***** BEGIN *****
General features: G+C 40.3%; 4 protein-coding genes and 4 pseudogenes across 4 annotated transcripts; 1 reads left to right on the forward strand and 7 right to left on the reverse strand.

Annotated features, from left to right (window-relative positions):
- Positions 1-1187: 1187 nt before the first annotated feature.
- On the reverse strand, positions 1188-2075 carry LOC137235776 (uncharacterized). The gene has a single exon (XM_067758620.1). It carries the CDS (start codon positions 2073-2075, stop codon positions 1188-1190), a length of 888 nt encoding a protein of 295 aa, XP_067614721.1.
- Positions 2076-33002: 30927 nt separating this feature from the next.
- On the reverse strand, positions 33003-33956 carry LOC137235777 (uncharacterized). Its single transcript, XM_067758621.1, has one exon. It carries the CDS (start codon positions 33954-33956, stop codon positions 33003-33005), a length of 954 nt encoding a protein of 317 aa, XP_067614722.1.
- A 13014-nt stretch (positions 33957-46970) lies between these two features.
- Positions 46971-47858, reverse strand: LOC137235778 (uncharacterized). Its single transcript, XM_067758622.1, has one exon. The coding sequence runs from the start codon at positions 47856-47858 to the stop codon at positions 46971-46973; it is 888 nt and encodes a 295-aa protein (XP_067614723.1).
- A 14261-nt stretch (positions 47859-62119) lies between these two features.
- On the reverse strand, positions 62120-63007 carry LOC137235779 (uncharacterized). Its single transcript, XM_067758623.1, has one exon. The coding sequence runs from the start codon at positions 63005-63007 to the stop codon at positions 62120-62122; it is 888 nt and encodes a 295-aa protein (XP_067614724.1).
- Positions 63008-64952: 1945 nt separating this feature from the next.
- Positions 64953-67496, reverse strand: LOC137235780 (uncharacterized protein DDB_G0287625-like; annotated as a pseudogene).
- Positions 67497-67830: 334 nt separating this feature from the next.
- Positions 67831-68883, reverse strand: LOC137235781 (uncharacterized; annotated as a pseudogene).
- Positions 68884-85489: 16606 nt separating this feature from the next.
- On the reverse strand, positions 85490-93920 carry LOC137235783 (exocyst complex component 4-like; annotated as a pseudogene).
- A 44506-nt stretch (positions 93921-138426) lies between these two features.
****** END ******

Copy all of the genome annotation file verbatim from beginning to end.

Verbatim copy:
General features: G+C 40.3%; 4 protein-coding genes and 4 pseudogenes across 4 annotated transcripts; 1 reads left to right on the forward strand and 7 right to left on the reverse strand.

Annotated features, from left to right (window-relative positions):
- Positions 1-1187: 1187 nt before the first annotated feature.
- On the reverse strand, positions 1188-2075 carry LOC137235776 (uncharacterized). The gene has a single exon (XM_067758620.1). It carries the CDS (start codon positions 2073-2075, stop codon positions 1188-1190), a length of 888 nt encoding a protein of 295 aa, XP_067614721.1.
- Positions 2076-33002: 30927 nt separating this feature from the next.
- On the reverse strand, positions 33003-33956 carry LOC137235777 (uncharacterized). Its single transcript, XM_067758621.1, has one exon. It carries the CDS (start codon positions 33954-33956, stop codon positions 33003-33005), a length of 954 nt encoding a protein of 317 aa, XP_067614722.1.
- A 13014-nt stretch (positions 33957-46970) lies between these two features.
- Positions 46971-47858, reverse strand: LOC137235778 (uncharacterized). Its single transcript, XM_067758622.1, has one exon. The coding sequence runs from the start codon at positions 47856-47858 to the stop codon at positions 46971-46973; it is 888 nt and encodes a 295-aa protein (XP_067614723.1).
- A 14261-nt stretch (positions 47859-62119) lies between these two features.
- On the reverse strand, positions 62120-63007 carry LOC137235779 (uncharacterized). Its single transcript, XM_067758623.1, has one exon. The coding sequence runs from the start codon at positions 63005-63007 to the stop codon at positions 62120-62122; it is 888 nt and encodes a 295-aa protein (XP_067614724.1).
- Positions 63008-64952: 1945 nt separating this feature from the next.
- Positions 64953-67496, reverse strand: LOC137235780 (uncharacterized protein DDB_G0287625-like; annotated as a pseudogene).
- Positions 67497-67830: 334 nt separating this feature from the next.
- Positions 67831-68883, reverse strand: LOC137235781 (uncharacterized; annotated as a pseudogene).
- Positions 68884-85489: 16606 nt separating this feature from the next.
- On the reverse strand, positions 85490-93920 carry LOC137235783 (exocyst complex component 4-like; annotated as a pseudogene).
- A 44506-nt stretch (positions 93921-138426) lies between these two features.